Skip to main content
Dryad logo

Data from: Avian disease surveillance on the island of San Cristóbal, Galápagos.

Citation

Lynton-Jenkins, Joshua; Bonneaud, Camille (2022), Data from: Avian disease surveillance on the island of San Cristóbal, Galápagos., Dryad, Dataset, https://doi.org/10.5061/dryad.kwh70rz4z

Abstract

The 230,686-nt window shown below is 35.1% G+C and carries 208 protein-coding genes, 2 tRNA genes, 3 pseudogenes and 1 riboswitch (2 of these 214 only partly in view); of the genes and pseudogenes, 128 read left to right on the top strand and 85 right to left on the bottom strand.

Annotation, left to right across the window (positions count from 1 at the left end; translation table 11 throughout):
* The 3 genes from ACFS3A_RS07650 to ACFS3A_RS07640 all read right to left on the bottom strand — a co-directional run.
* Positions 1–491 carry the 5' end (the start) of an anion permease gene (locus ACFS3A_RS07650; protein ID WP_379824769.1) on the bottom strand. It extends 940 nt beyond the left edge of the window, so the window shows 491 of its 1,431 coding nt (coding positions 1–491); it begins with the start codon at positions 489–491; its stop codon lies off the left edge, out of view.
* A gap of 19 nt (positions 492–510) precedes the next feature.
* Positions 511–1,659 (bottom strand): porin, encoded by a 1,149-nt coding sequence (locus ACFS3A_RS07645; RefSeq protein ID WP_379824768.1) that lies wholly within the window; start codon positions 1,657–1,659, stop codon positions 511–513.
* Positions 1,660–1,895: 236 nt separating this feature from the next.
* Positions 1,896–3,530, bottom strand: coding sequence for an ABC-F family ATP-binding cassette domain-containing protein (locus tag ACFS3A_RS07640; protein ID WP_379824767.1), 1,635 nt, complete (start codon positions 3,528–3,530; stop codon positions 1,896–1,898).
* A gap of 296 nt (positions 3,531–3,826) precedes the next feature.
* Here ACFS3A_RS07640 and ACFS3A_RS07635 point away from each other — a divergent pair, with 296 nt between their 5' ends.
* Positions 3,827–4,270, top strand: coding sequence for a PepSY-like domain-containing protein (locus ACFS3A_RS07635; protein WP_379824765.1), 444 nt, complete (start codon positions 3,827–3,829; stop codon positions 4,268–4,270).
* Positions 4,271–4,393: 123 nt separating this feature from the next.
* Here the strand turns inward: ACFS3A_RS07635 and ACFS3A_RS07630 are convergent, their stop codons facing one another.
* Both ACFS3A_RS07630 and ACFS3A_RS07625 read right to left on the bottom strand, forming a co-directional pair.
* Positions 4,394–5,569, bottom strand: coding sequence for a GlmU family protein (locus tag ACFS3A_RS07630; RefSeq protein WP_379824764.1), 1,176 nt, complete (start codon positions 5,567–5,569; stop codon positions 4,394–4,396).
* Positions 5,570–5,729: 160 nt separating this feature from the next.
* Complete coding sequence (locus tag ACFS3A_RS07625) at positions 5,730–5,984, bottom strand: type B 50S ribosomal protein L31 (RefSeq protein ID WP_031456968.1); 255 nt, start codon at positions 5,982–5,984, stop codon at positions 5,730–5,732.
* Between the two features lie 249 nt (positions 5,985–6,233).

Endemic island species face unprecedented threats, with many populations in decline or at risk of extinction. One important threat is the introduction of novel and potentially devastating diseases, made more pressing due to accelerating global connectivity, urban development, and climatic changes. In the Galápagos archipelago two important wildlife diseases: avian pox (Avipoxvirus spp.) and avian malaria (Plasmodium spp. and related Haemosporidia) challenge endemic species. San Cristóbal island has seen a paucity of disease surveillance in avian populations, despite the island’s connectedness to the continent and the wider archipelago. To survey prevalence and better understand the dynamics of these two diseases on San Cristóbal, we captured 1,207 birds of 11 species on the island between 2016 and 2020. Study sites included urban and rural lowland localities as well as rural highland sites in 2019. Of 995 blood samples screened for avian haemosporidia none tested positive for infection. In contrast, evidence of past and active pox infection was observed in 97 birds and identified as strains Gal1 and Gal2. Active pox prevalence differed significantly with contemporary climatic conditions, being highest during El Niño events (~11% in 2016 and in 2019 versus <1% in the La Niña year of 2018). Pox prevalence was also higher at urban sites than rural (11% to 4%, in 2019) and prevalence varied between host species, ranging from 12% in Medium Ground Finches (Geospiza fortis) to 4% in Yellow Warblers (Setophaga petechial aureola). In the most common infected species (Small Ground Finch: Geospiza fuliginosa), birds recovered from pox had significantly longer wings, which may suggest a selective cost to infection. These results illustrate the threat future climate changes and urbanization may present in influencing disease dynamics in the Galápagos, while also highlighting unknowns regarding species-specific susceptibilities to avian pox and the transmission dynamics facilitating outbreaks within these iconic species.